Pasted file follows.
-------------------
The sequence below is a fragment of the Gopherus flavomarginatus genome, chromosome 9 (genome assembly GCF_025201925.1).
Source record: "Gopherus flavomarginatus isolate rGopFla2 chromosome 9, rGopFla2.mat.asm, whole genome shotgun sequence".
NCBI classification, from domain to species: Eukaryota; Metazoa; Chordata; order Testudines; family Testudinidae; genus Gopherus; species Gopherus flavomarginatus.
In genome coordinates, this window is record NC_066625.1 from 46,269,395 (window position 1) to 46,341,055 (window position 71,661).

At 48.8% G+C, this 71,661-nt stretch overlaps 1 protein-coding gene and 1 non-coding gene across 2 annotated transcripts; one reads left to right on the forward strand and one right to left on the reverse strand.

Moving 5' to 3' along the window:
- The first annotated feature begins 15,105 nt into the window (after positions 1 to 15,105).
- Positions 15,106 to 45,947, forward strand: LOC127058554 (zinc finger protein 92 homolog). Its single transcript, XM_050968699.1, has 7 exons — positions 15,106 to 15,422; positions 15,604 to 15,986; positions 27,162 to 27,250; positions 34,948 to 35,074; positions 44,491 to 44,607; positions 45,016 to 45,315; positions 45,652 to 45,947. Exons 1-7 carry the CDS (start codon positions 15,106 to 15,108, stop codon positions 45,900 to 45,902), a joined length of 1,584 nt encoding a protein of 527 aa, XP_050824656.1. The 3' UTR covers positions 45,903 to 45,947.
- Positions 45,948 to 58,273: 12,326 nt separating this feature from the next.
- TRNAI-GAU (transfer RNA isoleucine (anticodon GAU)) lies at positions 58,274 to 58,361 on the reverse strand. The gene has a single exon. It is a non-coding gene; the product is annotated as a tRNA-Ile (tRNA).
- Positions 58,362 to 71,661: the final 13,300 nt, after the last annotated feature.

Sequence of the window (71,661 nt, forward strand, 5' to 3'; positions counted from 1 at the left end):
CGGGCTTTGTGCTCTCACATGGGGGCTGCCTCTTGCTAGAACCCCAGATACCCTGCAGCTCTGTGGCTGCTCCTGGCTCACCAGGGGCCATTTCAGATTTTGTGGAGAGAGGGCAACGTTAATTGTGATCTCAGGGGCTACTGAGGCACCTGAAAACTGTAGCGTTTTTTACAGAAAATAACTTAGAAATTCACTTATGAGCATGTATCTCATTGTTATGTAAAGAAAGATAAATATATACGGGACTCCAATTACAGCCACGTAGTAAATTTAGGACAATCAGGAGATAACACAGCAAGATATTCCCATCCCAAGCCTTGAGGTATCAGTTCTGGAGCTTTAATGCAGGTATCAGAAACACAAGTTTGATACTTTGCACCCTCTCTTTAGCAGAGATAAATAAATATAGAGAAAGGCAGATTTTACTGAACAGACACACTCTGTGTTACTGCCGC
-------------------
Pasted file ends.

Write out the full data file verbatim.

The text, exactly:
The sequence below is a fragment of the Gopherus flavomarginatus genome, chromosome 9 (genome assembly GCF_025201925.1).
Source record: "Gopherus flavomarginatus isolate rGopFla2 chromosome 9, rGopFla2.mat.asm, whole genome shotgun sequence".
NCBI classification, from domain to species: Eukaryota; Metazoa; Chordata; order Testudines; family Testudinidae; genus Gopherus; species Gopherus flavomarginatus.
In genome coordinates, this window is record NC_066625.1 from 46,269,395 (window position 1) to 46,341,055 (window position 71,661).

At 48.8% G+C, this 71,661-nt stretch overlaps 1 protein-coding gene and 1 non-coding gene across 2 annotated transcripts; one reads left to right on the forward strand and one right to left on the reverse strand.

Moving 5' to 3' along the window:
- The first annotated feature begins 15,105 nt into the window (after positions 1 to 15,105).
- Positions 15,106 to 45,947, forward strand: LOC127058554 (zinc finger protein 92 homolog). Its single transcript, XM_050968699.1, has 7 exons — positions 15,106 to 15,422; positions 15,604 to 15,986; positions 27,162 to 27,250; positions 34,948 to 35,074; positions 44,491 to 44,607; positions 45,016 to 45,315; positions 45,652 to 45,947. Exons 1-7 carry the CDS (start codon positions 15,106 to 15,108, stop codon positions 45,900 to 45,902), a joined length of 1,584 nt encoding a protein of 527 aa, XP_050824656.1. The 3' UTR covers positions 45,903 to 45,947.
- Positions 45,948 to 58,273: 12,326 nt separating this feature from the next.
- TRNAI-GAU (transfer RNA isoleucine (anticodon GAU)) lies at positions 58,274 to 58,361 on the reverse strand. The gene has a single exon. It is a non-coding gene; the product is annotated as a tRNA-Ile (tRNA).
- Positions 58,362 to 71,661: the final 13,300 nt, after the last annotated feature.

Sequence of the window (71,661 nt, forward strand, 5' to 3'; positions counted from 1 at the left end):
CGGGCTTTGTGCTCTCACATGGGGGCTGCCTCTTGCTAGAACCCCAGATACCCTGCAGCTCTGTGGCTGCTCCTGGCTCACCAGGGGCCATTTCAGATTTTGTGGAGAGAGGGCAACGTTAATTGTGATCTCAGGGGCTACTGAGGCACCTGAAAACTGTAGCGTTTTTTACAGAAAATAACTTAGAAATTCACTTATGAGCATGTATCTCATTGTTATGTAAAGAAAGATAAATATATACGGGACTCCAATTACAGCCACGTAGTAAATTTAGGACAATCAGGAGATAACACAGCAAGATATTCCCATCCCAAGCCTTGAGGTATCAGTTCTGGAGCTTTAATGCAGGTATCAGAAACACAAGTTTGATACTTTGCACCCTCTCTTTAGCAGAGATAAATAAATATAGAGAAAGGCAGATTTTACTGAACAGACACACTCTGTGTTACTGCCGC